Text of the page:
Shapeways debuts Otto Software-as-a-Service (SaaS), which is made for traditional manufacturers seeking a simpler, faster and more flexible path to 3D printing for industrial-grade production. With Otto, manufacturers can benefit from free access to fully digitized end-to-end 3D printing workflows that reduce unnecessary risk and costs.
Said Greg Kress, CEO of Shapeways, “Enabling seamless access to world-class digital manufacturing removes the required capex and hassles of setting up dedicated production capabilities. Manufacturers can sign up for Otto free of charge and start using our services right away.”
Traditional manufacturing is focused on mass production, typically driven by manual and cumbersome processes that do not adapt easily or cost-effectively to changing customer demands or market dynamics. Using Otto, manufacturers can respond with speed and agility by taking full advantage of 3D printing to produce high-quality, low-volume, complex parts and products. Otto suits a diverse customer base, including individual engineers, small businesses, large enterprises and global manufacturers across a variety of markets with applications requiring high levels of customization, such as aerospace, automotive, healthcare and industrial.
Otto will expedite each 3D printing phase without requiring major capital expenditures or different software tools to navigate the end-to-end journey. Otto’s intuitive front-end simplifies initial digital file uploads, product configurations, file analysis and optimization with instant auto-correction for trouble-free manufacturability. Otto also will ensure supply chain readiness with access to Shapeways’ supply chain network of more than 50 manufacturing partners, 11 vendor-agnostic printing technologies as well as over 90 materials and finishes. Complex manufacturing with complete traceability is enhanced by pre- and post-production capabilities that can deliver quality, finished products to more than 160 countries.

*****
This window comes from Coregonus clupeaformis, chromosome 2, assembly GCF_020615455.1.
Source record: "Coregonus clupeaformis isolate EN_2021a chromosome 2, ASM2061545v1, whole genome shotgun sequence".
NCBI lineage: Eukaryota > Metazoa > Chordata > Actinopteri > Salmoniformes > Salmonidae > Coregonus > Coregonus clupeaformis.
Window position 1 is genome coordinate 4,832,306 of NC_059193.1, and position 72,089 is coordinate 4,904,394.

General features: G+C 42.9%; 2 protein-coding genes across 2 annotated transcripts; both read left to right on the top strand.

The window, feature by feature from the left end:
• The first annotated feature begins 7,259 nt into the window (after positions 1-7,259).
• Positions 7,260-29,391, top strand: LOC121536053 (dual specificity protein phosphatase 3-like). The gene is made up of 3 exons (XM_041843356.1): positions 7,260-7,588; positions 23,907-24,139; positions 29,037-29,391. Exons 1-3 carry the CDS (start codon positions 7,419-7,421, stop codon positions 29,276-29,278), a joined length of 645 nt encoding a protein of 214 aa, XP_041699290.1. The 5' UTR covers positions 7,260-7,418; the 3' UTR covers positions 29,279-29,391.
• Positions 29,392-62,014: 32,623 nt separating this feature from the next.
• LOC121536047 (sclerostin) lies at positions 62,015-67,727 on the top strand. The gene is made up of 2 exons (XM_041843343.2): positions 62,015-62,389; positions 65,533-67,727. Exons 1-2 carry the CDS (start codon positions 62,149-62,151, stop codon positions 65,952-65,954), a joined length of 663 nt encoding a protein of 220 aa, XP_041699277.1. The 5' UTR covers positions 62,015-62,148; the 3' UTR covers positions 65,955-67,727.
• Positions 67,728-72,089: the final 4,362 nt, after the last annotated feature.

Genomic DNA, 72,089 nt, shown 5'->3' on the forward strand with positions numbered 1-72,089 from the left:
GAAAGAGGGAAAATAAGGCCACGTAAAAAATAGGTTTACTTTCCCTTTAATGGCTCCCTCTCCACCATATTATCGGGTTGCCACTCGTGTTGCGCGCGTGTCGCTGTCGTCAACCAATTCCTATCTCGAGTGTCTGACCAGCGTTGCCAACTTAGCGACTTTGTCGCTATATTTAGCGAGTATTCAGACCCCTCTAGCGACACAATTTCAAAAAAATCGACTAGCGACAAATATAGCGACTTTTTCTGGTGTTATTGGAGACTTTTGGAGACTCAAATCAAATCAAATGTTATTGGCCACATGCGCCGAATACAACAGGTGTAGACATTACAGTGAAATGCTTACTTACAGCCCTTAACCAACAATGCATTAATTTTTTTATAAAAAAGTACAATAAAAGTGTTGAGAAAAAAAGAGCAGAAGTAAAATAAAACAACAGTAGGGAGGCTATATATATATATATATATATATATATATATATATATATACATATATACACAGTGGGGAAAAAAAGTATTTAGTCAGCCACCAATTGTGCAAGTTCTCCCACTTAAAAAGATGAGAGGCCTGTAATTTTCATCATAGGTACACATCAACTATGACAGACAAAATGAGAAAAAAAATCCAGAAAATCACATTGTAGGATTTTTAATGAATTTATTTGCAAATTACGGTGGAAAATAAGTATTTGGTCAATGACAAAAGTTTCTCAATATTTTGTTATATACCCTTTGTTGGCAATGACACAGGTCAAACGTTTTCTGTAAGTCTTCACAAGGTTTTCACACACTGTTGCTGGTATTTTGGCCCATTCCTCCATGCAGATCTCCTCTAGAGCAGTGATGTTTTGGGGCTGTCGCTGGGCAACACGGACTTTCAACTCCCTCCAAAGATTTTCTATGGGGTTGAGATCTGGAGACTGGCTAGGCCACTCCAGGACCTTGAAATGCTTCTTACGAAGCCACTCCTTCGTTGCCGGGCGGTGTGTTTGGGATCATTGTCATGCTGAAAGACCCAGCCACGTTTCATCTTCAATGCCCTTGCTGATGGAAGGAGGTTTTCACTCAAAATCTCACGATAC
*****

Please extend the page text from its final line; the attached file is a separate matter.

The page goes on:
According to Shapeways’ “State of 3D Printing” survey, commissioned in July, 88% of those polled face challenges with their 3D printing software and applications. Of those surveyed, 72% use six or more tools or applications to manage all the manufacturing steps needed to make a typical product. The three tools used most frequently are shared data repositories (e.g., SharePoint or Google Docs), Excel or standalone documents, and machine scheduling tools. Only 29% of the respondents reported the use of applications with integrated and cohesive workflow management.
In citing the top three challenges with current 3D printing applications, survey respondents identified the manual effort required to move between tools (48%), the high cost of purchasing and maintaining all needed software (47%) and inconsistent interfaces that increase learning curves (40%). The majority of survey participants (88%) agree better software would accelerate their adoption of 3D printing. The top five software capabilities respondents believe would deliver the greatest benefits include:
Real-time tracking and traceability
A single interface to manage internal workflows and external supply chain
The ability to attain data needed for industry-specific certifications
Vendor-agnostic hardware or materials
Single view into the end-to-end manufacturing process
With Otto, Shapeways will offer the most sought-after software functionality in an integrated SaaS platform designed to scale innovation with ease. The ordering capability is available now, which supports seamless digital file uploads, part configurations, instant price quotes and access to a digital inventory of materials, finishes and technologies. Additionally, DSM, Henkel and BASF are accelerating their shift to digital manufacturing through Otto. Traditional manufacturers also can leverage the strength of Otto by deploying it as a white-label solution to expand current production capabilities with the addition of on-demand 3D printing.